Sunday morning, we left Verona behind and headed to Venice! I bought a new suitcase in Verona because my first beer suitcase BROKE in Como (don't remember if I told you, dear blog readers), so I was toting the new one behind me. I feel absolutely ridiculous, carrying a hiking backpack AND my messenger bag AND my stupid beer suitcase. I just want to punt it into the canals and forget about it, but all my souvenirs are in it, so I can't.

We spent the majority of our day (that was not occupied by a bus ride) at the Bryon Cemetery. It was designed by Carlo Scarpa for the Bryon family, and took 12 years to complete. It was a beautiful complex. We've studied it in school before, but nothing compares to actually visiting a place.

The traditional part of the cemetery

The two circles represent life and death- one cannot exist without the other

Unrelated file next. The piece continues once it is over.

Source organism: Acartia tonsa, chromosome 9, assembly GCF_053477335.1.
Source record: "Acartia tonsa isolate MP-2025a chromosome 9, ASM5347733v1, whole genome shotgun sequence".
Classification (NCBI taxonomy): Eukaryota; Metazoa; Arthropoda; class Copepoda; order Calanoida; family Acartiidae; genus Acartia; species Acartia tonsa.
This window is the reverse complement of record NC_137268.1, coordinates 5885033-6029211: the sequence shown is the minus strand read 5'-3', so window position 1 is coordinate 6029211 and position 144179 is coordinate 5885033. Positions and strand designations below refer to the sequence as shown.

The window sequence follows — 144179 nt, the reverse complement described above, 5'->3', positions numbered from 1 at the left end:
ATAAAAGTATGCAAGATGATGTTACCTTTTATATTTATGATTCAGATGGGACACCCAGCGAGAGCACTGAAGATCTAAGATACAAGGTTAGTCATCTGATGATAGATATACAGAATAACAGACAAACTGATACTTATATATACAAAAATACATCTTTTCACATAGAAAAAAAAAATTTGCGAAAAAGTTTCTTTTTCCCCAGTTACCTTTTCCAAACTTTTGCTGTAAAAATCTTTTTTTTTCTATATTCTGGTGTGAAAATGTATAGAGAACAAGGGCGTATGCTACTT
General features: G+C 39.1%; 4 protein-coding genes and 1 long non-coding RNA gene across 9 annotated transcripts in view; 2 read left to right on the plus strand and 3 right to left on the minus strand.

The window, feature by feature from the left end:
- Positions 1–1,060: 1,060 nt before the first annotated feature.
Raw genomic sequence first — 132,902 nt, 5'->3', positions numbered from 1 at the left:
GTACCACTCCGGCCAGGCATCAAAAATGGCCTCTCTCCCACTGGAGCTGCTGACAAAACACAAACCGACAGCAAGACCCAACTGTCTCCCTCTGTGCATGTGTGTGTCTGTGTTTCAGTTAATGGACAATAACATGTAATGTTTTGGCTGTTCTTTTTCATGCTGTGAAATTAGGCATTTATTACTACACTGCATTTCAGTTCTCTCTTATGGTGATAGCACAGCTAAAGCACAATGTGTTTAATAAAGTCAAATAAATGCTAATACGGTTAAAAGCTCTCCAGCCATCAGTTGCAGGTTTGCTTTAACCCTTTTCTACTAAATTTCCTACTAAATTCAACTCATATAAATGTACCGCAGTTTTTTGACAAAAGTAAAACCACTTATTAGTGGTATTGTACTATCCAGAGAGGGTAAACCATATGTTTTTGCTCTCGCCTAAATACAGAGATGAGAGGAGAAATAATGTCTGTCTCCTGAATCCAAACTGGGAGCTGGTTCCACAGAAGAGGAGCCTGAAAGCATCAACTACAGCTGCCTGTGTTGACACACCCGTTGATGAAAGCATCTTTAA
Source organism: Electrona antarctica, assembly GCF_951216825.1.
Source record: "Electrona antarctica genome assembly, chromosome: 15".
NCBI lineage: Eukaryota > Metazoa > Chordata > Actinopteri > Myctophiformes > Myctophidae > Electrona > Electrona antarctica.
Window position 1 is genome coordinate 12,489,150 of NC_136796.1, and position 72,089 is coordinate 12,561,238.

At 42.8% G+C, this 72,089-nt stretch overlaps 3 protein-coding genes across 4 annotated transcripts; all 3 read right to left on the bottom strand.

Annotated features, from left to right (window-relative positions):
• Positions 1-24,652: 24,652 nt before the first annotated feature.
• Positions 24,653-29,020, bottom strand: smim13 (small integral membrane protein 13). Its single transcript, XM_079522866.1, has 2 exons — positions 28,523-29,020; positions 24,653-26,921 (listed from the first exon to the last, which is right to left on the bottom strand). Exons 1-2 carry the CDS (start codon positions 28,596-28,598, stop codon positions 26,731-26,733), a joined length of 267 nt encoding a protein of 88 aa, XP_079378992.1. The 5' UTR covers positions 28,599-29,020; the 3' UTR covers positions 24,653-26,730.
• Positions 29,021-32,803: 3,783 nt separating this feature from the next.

All of these cemeteries we're visiting have got me thinking about the archtiecture of death. In Germany, apparently you only lease your plot for 25 years, then you get dug up and your bones are put in the nearest church in the Bone Vault with all the other bones. You just get tossed in there and mixed up with everyone else. In Italy, they are SUPER into All Saints Day and they regularly visit and maintain the gravesites of their parents and grandparents and great grandparents, and they stack up to six coffins on top of each other at each plot. So the graves are like 12 feet deep or something. But with the Islamic cemetery I visited, the bodies are buried in cloth and will eventually decompose and turn to dust, returning to the earth.